Democrats have been dealt a blow in the Empire State as the state’s highest court – the New York Court of Appeals – concluded that the Democrats had unconstitutionally gerrymandered their latest proposed congressional map, which was signed by Democrat Governor Kathy Hochul.
Chief Judge Janet DiFiore wrote:
Based on the foregoing, the enactment of the congressional and senate maps by the legislature was procedurally unconstitutional, and the congressional map is also substantively unconstitutional as drawn with impermissible partisan purpose, leaving the state without constitutional district lines for use in the 2022 primary and general elections.
New York’s redistricting commission, which has an equal number of Republicans and Democrats, were unable to agree on a new congressional map. This is the first redistricting that has happened since 2014, when New York voters amended the state constitution to include a bipartisan redistricting commission.
Gov. Hochul approved maps that were proposed by the Democrat-controlled legislature and even some on her own side, have called her out for approving an unconstitutional redistricting map.
New York Republican Party chair praised the move by the New York Court of Appeals and took to Twitter to celebrate what he called the defeat of the “Hochulmander.”
“The Hochulmander has officially been defeated … even the partisan-appointed Democrat judges couldn’t swallow how filthy this gerrymander was,” Langworthy said.
A Democrat, hoping to replace Hochul for Governor, Rep. Tom Suozzi (D-NY), called Hochul’s leadership a “dysfunctional government.”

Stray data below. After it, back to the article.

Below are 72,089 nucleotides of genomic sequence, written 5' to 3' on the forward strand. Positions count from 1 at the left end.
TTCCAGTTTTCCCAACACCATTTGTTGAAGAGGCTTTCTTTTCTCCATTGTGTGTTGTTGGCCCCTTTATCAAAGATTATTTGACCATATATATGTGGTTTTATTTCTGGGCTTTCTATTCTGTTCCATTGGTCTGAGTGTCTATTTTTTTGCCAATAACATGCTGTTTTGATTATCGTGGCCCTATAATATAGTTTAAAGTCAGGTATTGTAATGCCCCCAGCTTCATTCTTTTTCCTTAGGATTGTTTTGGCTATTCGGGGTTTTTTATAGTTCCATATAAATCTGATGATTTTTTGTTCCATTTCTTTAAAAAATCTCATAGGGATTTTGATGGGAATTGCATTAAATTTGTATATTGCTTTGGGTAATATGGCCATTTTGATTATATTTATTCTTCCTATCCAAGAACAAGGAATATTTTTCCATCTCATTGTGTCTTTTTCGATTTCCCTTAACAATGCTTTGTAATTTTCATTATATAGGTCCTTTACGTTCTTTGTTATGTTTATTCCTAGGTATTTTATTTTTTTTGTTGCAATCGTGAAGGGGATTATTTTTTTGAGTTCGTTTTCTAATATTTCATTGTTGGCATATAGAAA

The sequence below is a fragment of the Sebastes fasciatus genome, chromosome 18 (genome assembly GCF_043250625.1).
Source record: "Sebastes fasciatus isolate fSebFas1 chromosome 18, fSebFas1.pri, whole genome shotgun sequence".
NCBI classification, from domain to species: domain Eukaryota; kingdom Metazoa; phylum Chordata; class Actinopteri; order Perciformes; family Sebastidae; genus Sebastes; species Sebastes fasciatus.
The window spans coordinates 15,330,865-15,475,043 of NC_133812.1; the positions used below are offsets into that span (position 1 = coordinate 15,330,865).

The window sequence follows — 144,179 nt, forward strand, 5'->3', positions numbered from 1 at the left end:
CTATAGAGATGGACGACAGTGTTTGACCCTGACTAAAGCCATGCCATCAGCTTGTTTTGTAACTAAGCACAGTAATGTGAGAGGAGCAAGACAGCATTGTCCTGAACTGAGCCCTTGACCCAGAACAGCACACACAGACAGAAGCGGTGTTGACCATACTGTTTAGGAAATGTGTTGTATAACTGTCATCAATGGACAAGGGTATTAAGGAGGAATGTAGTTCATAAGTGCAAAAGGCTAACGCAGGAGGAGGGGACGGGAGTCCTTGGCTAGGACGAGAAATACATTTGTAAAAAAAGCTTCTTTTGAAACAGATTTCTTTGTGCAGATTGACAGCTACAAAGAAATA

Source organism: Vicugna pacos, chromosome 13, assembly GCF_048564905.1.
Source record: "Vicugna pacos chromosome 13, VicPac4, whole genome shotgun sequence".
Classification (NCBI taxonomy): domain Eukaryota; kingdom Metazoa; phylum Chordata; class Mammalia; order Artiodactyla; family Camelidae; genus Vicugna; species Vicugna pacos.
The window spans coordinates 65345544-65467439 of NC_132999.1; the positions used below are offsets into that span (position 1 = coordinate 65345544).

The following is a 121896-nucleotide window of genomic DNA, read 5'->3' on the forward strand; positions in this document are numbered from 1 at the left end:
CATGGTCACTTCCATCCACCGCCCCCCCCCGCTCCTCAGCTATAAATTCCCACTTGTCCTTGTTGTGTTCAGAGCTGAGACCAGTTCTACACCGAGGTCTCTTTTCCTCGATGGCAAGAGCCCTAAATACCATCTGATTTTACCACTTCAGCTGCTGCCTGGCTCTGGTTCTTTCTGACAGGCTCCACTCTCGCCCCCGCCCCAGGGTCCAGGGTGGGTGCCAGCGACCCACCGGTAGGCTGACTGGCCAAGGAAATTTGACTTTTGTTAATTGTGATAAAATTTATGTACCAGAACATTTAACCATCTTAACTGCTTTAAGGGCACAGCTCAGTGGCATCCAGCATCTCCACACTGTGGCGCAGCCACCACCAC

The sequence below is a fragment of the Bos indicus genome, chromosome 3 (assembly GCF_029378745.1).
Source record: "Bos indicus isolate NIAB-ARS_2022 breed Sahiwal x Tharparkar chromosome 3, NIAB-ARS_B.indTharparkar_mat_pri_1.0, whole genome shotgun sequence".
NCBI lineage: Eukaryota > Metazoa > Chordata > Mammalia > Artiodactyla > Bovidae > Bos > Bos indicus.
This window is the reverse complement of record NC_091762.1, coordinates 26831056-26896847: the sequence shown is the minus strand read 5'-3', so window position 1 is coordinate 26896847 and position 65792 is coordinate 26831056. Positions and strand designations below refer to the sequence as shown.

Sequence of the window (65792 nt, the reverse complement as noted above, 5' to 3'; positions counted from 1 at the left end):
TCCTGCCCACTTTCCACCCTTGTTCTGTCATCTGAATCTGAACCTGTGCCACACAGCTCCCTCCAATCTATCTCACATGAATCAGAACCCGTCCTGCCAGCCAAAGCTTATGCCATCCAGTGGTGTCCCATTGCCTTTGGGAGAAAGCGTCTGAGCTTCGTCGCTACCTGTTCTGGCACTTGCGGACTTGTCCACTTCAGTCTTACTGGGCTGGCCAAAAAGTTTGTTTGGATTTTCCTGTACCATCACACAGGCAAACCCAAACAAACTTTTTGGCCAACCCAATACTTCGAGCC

“Another failure for New York’s dysfunctional government and Kathy Hochul. She’s not the leader that New Yorkers need or deserve,” Suozzi tweeted.
New York Democrat Party chair Jay Jacobs, downplayed the court ruling, however, and said he remains “confident in Democratic victories up and down the ballot this November.”
“While certain district lines may change, what does not change is our Party’s record of results which contrasts clearly with the Republican Party’s radical agenda to drag this state backward,” Jacobs said.
New York’s highest court said it would “likely be necessary” for the state primaries to be moved to a later date, which was originally scheduled for June 28 and will likely be held in August as candidates did not have enough time to prepare their campaigns, ahead of the general elections in November.
The court said:
We are confident that, in consultation with the Board of Elections, Supreme Court can swiftly develop a schedule to facilitate an August primary election, allowing time for the adoption of new constitutional maps, the dissemination of correct information to voters, the completion of the petitioning process, and compliance with federal voting laws, including the Uniformed and Overseas Citizens Absentee Voting Act (see 52 USC § 20302).
Currently, Republicans are only five seats away from regaining a majority, which is why the Democrats are trying to gerrymander their way into the advantage.